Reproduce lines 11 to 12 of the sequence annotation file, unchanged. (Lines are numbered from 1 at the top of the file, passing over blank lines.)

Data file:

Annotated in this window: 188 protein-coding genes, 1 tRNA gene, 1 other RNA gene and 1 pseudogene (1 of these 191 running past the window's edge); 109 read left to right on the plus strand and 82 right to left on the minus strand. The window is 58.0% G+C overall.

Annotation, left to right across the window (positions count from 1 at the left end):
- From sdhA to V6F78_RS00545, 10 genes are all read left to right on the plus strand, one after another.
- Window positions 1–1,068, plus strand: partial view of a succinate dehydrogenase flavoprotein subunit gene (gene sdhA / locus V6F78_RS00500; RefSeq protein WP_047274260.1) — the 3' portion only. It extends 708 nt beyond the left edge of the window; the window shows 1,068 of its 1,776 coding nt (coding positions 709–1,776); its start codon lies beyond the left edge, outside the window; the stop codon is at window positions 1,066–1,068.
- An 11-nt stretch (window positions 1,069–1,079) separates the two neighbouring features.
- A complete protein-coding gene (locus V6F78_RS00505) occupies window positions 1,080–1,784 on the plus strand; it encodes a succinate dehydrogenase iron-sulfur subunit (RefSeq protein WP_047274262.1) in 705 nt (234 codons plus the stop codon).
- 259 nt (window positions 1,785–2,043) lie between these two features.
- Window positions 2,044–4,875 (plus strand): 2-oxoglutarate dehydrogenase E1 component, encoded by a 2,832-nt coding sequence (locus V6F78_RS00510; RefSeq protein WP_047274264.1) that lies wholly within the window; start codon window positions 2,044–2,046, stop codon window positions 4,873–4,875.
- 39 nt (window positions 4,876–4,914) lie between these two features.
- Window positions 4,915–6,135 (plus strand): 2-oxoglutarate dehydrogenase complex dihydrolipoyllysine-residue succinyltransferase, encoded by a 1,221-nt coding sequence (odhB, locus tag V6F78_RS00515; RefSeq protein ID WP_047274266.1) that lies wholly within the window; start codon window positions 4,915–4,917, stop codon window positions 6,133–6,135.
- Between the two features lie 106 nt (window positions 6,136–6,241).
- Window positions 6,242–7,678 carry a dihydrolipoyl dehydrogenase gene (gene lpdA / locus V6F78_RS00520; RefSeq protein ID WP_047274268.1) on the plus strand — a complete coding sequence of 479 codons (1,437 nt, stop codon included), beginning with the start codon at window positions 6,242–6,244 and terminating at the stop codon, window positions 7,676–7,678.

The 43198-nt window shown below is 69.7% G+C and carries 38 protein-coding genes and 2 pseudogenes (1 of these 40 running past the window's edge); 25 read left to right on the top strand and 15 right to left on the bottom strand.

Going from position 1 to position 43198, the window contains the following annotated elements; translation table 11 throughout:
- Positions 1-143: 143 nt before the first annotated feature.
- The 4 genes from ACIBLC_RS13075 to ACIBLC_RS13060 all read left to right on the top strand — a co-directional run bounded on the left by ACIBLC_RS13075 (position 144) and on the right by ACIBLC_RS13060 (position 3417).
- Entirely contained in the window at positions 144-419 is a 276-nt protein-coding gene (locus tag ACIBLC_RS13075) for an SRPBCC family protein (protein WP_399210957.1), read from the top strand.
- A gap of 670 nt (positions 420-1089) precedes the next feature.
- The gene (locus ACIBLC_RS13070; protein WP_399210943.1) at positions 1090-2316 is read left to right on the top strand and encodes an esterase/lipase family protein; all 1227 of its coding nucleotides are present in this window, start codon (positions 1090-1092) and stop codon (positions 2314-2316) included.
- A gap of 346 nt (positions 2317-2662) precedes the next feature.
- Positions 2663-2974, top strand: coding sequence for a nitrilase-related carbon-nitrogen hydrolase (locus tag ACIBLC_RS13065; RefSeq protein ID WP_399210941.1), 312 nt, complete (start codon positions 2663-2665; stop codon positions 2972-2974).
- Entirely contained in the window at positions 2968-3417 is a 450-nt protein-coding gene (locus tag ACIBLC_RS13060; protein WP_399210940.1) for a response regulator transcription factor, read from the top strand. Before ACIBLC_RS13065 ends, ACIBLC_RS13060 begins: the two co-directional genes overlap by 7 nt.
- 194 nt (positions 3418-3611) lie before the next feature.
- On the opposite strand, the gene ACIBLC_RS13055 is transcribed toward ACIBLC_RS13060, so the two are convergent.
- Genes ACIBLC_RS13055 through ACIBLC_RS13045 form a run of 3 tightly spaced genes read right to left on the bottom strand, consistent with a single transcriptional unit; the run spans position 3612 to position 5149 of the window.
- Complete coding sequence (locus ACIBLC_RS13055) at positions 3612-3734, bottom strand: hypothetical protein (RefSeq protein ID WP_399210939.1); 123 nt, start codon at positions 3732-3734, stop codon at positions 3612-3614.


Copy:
- Between the two features lie 106 nt (window positions 6,136–6,241).
- Window positions 6,242–7,678 carry a dihydrolipoyl dehydrogenase gene (gene lpdA / locus V6F78_RS00520; RefSeq protein ID WP_047274268.1) on the plus strand — a complete coding sequence of 479 codons (1,437 nt, stop codon included), beginning with the start codon at window positions 6,242–6,244 and terminating at the stop codon, window positions 7,676–7,678.